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A Mysterious Lord
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It'd be incompatible with the rest of the network.
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Joinedup
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it's a variety of monorail...

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Observatory
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Magnetic levitation technology is indeed somewhat interesting.

However the most interesting HS2-related technology is the mysterybox possessed by the government that tells it how many hundreds of billions of Pounds it is worth to be able to get from London to Birmingham in 120, 90, and 60 minutes.
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nulli tertius
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(Original post by Observatory)

However the most interesting HS2-related technology is the mysterybox possessed by the government that tells it how many hundreds of billions of Pounds it is worth to be able to get from London to Birmingham in 120, 90, and 60 minutes.
Now you are into the mysteries of marketing.

There are two values to HS2.

One is the very real value of increasing capacity on the railway. It is perfectly true that another conventional rail line over exactly the same route as HS2 would have greater capacity and cost less but no-one could "sell" that proposal.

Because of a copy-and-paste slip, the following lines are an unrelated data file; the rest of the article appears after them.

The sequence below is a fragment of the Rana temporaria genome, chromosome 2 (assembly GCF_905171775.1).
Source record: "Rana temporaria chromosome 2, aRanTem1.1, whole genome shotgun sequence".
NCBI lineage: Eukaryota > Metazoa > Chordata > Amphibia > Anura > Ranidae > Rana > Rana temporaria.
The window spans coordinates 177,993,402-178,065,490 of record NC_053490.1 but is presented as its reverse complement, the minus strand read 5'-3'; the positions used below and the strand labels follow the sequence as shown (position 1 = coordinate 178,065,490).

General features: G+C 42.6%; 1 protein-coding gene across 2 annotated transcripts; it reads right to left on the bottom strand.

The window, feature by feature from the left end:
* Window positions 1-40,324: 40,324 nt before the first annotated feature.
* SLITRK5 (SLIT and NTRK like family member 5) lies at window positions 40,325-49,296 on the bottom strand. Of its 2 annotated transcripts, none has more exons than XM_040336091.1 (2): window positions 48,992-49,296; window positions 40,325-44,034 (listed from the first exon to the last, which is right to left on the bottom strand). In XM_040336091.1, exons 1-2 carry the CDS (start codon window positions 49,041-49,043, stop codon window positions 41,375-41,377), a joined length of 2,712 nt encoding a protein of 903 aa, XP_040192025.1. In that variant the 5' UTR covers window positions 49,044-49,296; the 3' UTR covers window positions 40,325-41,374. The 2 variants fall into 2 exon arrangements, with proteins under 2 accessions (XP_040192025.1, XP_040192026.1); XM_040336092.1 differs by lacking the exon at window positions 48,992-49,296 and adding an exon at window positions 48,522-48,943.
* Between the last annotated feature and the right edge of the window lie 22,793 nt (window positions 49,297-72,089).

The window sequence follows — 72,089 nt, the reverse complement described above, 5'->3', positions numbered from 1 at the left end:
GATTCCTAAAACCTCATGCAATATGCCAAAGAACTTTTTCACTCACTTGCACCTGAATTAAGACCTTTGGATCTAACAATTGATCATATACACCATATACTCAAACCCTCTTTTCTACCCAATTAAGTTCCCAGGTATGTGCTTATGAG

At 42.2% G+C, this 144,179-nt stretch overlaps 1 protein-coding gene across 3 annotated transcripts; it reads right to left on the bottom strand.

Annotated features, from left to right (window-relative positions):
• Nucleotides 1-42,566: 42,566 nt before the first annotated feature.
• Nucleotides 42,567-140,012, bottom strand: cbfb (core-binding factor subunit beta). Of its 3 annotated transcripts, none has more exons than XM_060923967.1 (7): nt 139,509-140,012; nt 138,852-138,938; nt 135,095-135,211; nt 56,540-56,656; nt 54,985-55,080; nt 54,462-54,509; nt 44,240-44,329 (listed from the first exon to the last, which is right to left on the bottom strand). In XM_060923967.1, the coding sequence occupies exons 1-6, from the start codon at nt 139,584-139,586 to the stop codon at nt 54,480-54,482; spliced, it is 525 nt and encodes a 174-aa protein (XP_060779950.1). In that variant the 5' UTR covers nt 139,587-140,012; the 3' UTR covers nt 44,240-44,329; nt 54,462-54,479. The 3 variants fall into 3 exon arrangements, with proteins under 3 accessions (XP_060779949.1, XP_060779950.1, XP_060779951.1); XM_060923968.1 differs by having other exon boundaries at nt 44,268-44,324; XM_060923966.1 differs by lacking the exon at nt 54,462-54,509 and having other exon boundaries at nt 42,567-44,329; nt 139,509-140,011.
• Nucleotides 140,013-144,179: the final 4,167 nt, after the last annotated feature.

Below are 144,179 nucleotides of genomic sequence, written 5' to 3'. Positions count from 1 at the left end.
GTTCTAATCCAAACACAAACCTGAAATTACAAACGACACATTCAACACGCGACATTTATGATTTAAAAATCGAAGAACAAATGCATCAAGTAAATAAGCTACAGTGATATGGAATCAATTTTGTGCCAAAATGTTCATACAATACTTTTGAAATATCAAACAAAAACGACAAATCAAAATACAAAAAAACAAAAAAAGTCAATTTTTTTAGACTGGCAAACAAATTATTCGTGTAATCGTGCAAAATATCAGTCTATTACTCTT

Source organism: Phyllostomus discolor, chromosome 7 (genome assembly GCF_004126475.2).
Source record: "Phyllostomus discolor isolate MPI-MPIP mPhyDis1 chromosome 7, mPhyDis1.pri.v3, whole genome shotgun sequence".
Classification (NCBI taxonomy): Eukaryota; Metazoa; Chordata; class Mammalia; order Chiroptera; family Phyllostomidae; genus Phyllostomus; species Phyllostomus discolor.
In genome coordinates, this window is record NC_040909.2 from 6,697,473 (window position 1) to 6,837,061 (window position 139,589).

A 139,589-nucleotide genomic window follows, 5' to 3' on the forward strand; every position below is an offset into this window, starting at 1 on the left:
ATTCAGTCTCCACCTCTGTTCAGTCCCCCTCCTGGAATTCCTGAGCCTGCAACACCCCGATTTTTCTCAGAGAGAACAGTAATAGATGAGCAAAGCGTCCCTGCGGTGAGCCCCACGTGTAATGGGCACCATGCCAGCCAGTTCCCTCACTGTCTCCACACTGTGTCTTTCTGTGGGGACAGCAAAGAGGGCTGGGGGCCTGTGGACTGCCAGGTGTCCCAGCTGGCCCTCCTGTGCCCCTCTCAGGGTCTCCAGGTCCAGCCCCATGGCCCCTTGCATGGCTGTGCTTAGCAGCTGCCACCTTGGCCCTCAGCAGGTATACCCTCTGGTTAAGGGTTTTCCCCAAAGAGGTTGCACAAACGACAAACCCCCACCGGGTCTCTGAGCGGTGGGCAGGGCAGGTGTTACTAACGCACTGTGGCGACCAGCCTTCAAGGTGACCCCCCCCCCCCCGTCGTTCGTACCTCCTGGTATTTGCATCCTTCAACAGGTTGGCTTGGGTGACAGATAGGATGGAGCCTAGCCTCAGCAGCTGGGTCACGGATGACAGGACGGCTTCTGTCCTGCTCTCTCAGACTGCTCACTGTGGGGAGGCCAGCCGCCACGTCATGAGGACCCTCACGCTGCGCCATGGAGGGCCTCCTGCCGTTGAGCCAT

The other is the perception of connectivity which generates economic growth. There are a number of towns Skipton, Lincoln, Harrogate that have one direct train a day to London. The vast majority of travellers connect but the perception of having a direct train to London have a very large economic impact in selling those towns. As far as government is concerned HS2 is about joining Birmingham and Nottingham/Derby to the South East.Whilst the South East embraces places as far north as King's Lynn and Newark and as far west as Salisbury and Bath, in the heart of England, Banbury Milton Keynes and Luton is about as far north as you get. HS2 makes the South East about 1/3 bigger.
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Studentus-anonymous
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Why doesn't the government do anything else instead of HS2?
Fixed the thread title.
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autoidea
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Hi, Maglev suffers from a long-unresolved problem of floor-level radiation, akin to microwaves, due to the frequency of the system electricals.
Even in China, the trips are short and less harmful.
There is also no economy in suspending a train above the track vs. steel-on-steel.
HS2 is bad for a number of other factors, such as necessity to stop & pick up paying passengers.
Don't be fooled by simple arithmetic. The trip time will also include acceleration, deceleration and dwell time at the stations.
Throw in a few station and we are back to HS1 travel times with HS2 costs, proportional to the highest speed attainable.
All in all, very fast systems are only good for A-B alignments, such as airport runs, not for daily commutes.
Regards, Martin


(Original post by will2348)
Was just doing some research and came across Maglev (Magnetic Levitation Trains) which are already built in Shanghai and a couple of other places.

Why is the government proposing to build high speed technology that is already out of date (HS2) before we have even built it?

Why doesn't the government build Maglev instead which would cut journey times between London and Manchester to just 56 minutes (approx), this seems like a much better solution.

See Shanghai here: http://en.wikipedia.org/wiki/Shanghai_Maglev_Train